The objectives were to investigate the potential remedial measures for reverse osmosis (RO) rejected water through constructed wetlands (CWs) with low-cost materials in the media established in chronic kidney disease of unknown etiology (CKDu) prevalent area in Sri Lanka. A pilot-scale surface and subsurface water CWs were established at the Medawachchiya community-based RO water supply unit. Locally available soil, calicut tile and biochar were used in proportions of 81, 16.5 and 2.5% (w/w), respectively, as filter materials in the subsurface. Vetiver grass and Scirpus grossus were selected for subsurface wetland while water lettuce and water hyacinth were chosen for free water surface CWs. Results showed that the CKDu sensitive parameters; total dissolved solids, hardness, total alkalinity and fluoride were reduced considerably (20–85%) and most met desirable levels of stipulated ambient standards. Biochar seemed to play a major role in removing fluoride from the system which may be due to the existing and adsorbed K+, Ca+2, Mg+2, etc. on the biochar surface via chemisorption. The least reduction was observed for alkalinity. This study indicated potential purification of aforesaid ions in water which are considerably present in RO rejection. Therefore, the invented bio-geo constructed wetland can be considered as a sustainable, economical and effective option for reducing high concentrations of CKDu sensitive parameters in RO rejected water before discharging into the inland waters.

  • Medical geology of endemic goiter in Kalutara, Sri Lanka; distribution and possible causes 2017-12-01

    Abstract

    This study assesses the distribution of goiter in the Kalutara District, Sri Lanka in order to find causative factors for the occurrence of goiter even after the salt iodization. A questionnaire survey was conducted at the household level and at the same time iodine and selenium levels of the water sources were analyzed. Questionnaire survey results indicated the highest numbers of goiter patients in the northern part where the lowest were found in the southern sector which may be due to the presence of acid sulfate soils. Females were more susceptible and it even showed a transmittance between generations. Average iodine concentrations in subsurface water of goiter endemic regions are 28.25 ± 15.47 μg/L whereas non-goiter regions show identical values at 24.74 ± 18.29 μg/L. Surface water exhibited relatively high values at 30.87 ± 16.13 μg/L. Endemic goiter was reported in some isolated patches where iodine and selenium concentrations low, latter was <10 μg/L. The formation of acid sulfate soils in the marshy lands in Kalutara district may lead to transformation of biological available iodine oxidation into volatile iodine by humic substances, at the same time organic matter rich peaty soil may have strong held of iodine and selenium which again induced by low pH and high temperature were suggested as the instrumental factors in the endemic goiter in Kalutara district. Hence, geochemical features such as soil pH, organic matter and thick lateritic cap in the Kalutara goiter endemic area play a role in controlling the available selenium and iodine for food chain through plant uptake and in water.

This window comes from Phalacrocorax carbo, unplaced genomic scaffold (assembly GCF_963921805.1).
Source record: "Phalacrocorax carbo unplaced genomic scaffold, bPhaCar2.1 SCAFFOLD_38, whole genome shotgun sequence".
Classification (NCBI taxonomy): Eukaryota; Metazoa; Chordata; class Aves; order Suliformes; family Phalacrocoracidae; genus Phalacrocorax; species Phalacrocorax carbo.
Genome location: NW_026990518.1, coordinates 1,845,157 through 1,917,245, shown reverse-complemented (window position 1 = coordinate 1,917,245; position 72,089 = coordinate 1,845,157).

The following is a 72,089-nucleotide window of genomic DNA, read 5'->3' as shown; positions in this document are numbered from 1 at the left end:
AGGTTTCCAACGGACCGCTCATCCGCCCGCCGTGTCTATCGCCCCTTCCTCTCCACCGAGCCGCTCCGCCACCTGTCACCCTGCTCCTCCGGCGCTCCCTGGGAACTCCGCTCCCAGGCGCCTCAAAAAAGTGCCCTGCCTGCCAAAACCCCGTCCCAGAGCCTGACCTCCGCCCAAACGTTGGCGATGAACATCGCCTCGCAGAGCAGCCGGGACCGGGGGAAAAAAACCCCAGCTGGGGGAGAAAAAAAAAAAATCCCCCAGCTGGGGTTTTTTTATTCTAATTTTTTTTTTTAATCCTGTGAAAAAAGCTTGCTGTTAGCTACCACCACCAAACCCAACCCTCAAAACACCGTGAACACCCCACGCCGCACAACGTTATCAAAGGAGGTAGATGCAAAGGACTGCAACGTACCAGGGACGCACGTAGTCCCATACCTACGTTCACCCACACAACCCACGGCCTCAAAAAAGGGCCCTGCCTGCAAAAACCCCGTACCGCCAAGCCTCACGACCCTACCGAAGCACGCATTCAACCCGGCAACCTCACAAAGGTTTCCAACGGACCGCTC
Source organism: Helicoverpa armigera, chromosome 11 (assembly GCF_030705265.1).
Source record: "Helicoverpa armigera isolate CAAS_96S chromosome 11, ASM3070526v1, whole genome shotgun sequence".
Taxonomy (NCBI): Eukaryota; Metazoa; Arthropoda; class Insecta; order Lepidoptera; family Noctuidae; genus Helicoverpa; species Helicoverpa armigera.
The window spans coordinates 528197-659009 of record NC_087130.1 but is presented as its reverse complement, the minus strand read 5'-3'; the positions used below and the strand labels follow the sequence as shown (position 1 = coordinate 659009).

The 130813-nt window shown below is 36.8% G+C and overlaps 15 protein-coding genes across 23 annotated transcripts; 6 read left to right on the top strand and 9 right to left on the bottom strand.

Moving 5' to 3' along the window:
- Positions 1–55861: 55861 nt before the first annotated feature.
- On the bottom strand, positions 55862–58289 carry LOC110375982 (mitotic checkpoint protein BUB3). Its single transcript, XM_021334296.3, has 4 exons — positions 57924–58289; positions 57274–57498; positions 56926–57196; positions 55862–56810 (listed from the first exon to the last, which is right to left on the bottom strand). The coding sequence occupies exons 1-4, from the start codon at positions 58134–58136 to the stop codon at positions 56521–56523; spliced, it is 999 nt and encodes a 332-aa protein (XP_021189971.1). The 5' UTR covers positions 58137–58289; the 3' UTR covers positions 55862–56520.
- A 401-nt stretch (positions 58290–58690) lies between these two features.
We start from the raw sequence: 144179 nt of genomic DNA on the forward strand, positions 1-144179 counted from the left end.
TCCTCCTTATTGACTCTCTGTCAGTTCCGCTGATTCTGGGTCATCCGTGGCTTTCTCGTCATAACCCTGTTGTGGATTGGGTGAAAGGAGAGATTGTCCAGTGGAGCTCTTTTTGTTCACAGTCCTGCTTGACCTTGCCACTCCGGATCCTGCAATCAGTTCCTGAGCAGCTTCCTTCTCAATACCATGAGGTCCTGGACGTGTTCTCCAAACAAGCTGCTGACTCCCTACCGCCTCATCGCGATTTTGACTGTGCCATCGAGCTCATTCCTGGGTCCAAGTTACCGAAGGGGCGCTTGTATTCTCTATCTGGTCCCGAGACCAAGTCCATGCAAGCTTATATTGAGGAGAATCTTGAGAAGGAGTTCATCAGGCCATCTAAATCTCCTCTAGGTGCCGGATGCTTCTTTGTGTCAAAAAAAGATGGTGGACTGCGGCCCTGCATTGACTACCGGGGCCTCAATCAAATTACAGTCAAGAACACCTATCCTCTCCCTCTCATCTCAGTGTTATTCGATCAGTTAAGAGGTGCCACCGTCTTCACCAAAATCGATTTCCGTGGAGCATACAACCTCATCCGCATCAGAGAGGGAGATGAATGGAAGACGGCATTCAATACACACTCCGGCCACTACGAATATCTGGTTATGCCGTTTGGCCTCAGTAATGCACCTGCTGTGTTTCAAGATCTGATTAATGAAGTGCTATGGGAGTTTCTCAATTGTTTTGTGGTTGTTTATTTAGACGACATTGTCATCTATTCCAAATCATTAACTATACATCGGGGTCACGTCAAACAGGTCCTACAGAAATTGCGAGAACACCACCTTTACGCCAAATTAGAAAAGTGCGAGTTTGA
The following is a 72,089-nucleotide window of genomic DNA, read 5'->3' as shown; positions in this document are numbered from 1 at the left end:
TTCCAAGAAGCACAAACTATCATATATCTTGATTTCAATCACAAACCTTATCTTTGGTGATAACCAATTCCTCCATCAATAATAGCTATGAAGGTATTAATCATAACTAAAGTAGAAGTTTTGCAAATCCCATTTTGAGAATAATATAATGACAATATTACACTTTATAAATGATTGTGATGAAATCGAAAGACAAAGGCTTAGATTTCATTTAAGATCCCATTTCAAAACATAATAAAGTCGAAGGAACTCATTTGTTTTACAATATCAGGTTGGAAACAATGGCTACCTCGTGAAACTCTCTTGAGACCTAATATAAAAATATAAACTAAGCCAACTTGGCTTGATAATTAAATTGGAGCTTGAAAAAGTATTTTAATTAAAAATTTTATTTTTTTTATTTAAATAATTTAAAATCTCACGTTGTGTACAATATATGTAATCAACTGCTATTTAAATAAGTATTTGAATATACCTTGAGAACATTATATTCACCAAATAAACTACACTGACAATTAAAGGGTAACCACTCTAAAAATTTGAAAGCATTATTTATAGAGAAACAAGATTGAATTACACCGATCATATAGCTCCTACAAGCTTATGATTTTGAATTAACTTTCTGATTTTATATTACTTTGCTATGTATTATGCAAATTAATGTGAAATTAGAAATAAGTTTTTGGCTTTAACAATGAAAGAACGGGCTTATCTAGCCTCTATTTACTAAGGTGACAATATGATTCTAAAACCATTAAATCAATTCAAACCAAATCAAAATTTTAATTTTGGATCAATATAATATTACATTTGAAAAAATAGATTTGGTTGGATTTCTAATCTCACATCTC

• Nickel accumulation in paddy rice on serpentine soils containing high geogenic nickel contents in Taiwan 2017-12-01

    Abstract

    We investigated the extractability of nickel (Ni) in serpentine soils collected from rice paddy fields in eastern Taiwan to evaluate the bioavailability of Ni in the soils as well as for demonstrating the health risks of Ni in rice. Total Ni concentrations in the soils ranged were 70.2–2730 mg/kg (mean, 472 mg/kg), greatly exceeding the natural background content and soil control standard in Taiwan. Available Ni concentration only accounts for <10% of total soil Ni content; 0.1 N HCl-extractable Ni was the more suitable index for Ni bioavailability in the soil to rice than was diethylenetriaminepentaacetic acid (DTPA)-extractable Ni. The accumulation ability of rice roots was much higher than that of its shoots; however, compared with those reported previously, our brown and polished rice samples contained much higher Ni concentrations, within the ranges of 1.50–4.53 and 2.45–5.54 mg/kg, respectively. On the basis of the provisional tolerable Ni intake for adults recommended by the World Health Organization (WHO), daily consumption of this rice can result in an excessive Ni intake.